After failing to qualify for the VCT NA Stage 1 Challengers playoffs, 100 Thieves are out of action until Stage 2 kicks off in May.
Spencer “Hiko Martin has now taken it upon himself to clear the air around the 100 Thieves Valorant roster, going into detail about the team’s struggles and the thought process behind certain decisions.
The organization then abruptly released Adam “ec1s” Eccles and Hunter “BabyJ” Schline in a shock move, replacing them with Sean “bang” Bezerra and Noah “jcStani” Smith.
Unfortunately, the roster change was unable to turn the tide for the team, and 100 Thieves failed to find the wins they needed to qualify for the playoffs.
All the things that went wrong with the 100 Thieves Valorant roster, according to Hiko
Why did 100 Thieves keep picking Split during the Group Stage?
This was one of the biggest questions surrounding 100 Thieves’ map picks.
100T consistently struggled on Split and lost all four games on the map during the VCT NA Stage 1 Group Stage. The team often banned Bind, which meant they had to choose between Split and Icebox as the final map in their matches.
As it turns out, they chose to play on Split because they viewed it as the lesser of two evils. The roster performed worse on Icebox during their scrims, according to Hiko, which was why they wanted to avoid it.
What does the team need to work on in order to improve?
The newly-formed roster had a hard time making mid-game adjustments, said Hiko. In addition, the players also had some issues with their individual gameplay that were not resolved.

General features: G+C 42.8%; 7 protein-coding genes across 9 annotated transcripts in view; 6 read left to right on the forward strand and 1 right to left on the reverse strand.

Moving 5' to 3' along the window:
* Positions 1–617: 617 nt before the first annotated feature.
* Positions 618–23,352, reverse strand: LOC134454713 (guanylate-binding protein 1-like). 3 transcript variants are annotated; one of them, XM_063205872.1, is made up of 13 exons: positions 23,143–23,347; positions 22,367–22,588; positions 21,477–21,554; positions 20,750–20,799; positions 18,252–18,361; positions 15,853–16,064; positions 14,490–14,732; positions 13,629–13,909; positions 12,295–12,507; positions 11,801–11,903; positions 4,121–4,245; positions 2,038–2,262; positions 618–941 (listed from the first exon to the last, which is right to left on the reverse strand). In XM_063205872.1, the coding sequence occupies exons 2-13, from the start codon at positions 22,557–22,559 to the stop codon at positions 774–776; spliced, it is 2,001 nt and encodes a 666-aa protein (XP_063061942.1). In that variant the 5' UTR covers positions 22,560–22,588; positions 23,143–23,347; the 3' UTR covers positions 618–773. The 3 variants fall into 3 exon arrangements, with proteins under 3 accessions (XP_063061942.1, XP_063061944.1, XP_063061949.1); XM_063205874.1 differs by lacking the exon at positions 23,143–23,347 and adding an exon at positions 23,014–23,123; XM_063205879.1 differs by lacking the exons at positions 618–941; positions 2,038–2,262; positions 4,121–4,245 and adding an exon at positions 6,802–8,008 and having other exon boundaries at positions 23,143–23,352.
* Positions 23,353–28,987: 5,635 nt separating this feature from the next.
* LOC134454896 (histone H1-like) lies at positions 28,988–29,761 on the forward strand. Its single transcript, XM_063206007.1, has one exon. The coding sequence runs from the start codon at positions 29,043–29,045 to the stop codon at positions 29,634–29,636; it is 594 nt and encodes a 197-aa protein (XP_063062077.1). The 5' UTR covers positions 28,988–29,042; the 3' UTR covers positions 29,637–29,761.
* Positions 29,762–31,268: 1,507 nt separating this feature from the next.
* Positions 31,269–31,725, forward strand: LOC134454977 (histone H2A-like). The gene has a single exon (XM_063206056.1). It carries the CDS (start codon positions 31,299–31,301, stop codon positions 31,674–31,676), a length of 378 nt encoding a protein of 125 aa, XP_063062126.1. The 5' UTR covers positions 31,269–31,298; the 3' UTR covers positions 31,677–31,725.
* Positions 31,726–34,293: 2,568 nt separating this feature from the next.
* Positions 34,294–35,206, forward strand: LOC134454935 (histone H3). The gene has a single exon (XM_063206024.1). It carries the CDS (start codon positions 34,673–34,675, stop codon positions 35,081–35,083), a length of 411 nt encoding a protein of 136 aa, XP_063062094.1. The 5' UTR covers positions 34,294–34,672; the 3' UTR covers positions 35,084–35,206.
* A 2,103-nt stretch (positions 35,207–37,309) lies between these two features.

“[The team made mistakes like] over peeking, not being on the same page, communication, and just fundamentals of the game,” he said. “All things that you expect from a new roster. Our chemistry could also develop a bit more.”
Hiko also added that 100 Thieves’ roster is still struggling with their agent composition. While most of the players on the roster can fit into any role, the team still needs Peter “Asuna” Mazuryk to play Jett to create space for the team.
Unfortunately, this creates a conflict between letting Asuna play aggressively and having him take on a more passive Operator role. The team stands to benefit from his aggressive rifling, but this leaves 100 Thieves with no designated Operator player, which is absolutely crucial to the game.
What happened to the team during the offseason?
The team’s struggles started during the offseason after Valorant Champions 2021. The departure of Nicholas “nitr0” Cannella and Joshua “steel” Nissan had the organization scrambling to sign top-caliber players to replace them.
“We had some players we were looking to get,” he explained. “They sounded like they were committing to us, but then they backed out in a wishy-washy kind of way. We ended up with a roster we didn’t expect to have [at the start of the VCT 2022 season]”.
In fact, 100 Thieves had at one point considered adding Matthew “Cryocells” Panganiban and Alexander “Zander” Dituri to the roster. The organization, however, also had its eye on a different duo that Hiko refused to name. This caused a delay, by which time Cryocells and Zander had already signed with XSET and Version1 respectively.
“It’s [unfortunate] to just call Masters 1 a wash because we made a mid-term roster change,” Hiko shared. “At the end of the day, we set ourselves up for success for the future.”
What’s next for the 100 Thieves Valorant roster?
According to Hiko, the future of the team is uncertain. “I don’t think anyone knows what 100 Thieves will decide [to do next],” he said, referring to the organization’s management. “It is out of our hands at this point.”
Hiko also shot down the idea of teaming up with Jay “Sinatraa” Won, saying that they had no interest in signing the former Sentinels player.
100 Thieves will get a chance to redeem themselves in the upcoming VCT NA Stage 2 Challengers open qualifiers in May.